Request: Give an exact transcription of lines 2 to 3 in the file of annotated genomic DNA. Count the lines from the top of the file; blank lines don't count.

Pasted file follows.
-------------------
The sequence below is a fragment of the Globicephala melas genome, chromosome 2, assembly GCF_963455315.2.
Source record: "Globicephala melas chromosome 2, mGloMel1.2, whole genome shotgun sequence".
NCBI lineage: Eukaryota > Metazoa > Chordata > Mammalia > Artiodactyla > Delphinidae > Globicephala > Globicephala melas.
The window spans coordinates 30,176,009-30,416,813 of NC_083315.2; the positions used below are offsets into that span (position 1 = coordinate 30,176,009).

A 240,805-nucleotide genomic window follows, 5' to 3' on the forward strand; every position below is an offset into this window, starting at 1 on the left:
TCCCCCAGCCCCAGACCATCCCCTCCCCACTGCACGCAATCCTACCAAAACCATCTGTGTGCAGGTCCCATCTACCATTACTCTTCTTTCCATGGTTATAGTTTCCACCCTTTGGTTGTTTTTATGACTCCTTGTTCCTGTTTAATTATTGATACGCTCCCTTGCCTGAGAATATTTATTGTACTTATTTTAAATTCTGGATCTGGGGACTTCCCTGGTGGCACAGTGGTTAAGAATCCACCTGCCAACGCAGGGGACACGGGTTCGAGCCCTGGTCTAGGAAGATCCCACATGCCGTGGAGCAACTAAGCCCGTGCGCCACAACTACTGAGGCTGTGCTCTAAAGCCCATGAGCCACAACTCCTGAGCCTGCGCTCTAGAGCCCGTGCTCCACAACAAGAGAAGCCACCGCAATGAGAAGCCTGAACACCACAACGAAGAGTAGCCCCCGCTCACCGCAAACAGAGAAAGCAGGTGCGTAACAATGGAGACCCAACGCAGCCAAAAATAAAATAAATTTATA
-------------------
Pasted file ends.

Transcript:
Source record: "Globicephala melas chromosome 2, mGloMel1.2, whole genome shotgun sequence".
NCBI lineage: Eukaryota > Metazoa > Chordata > Mammalia > Artiodactyla > Delphinidae > Globicephala > Globicephala melas.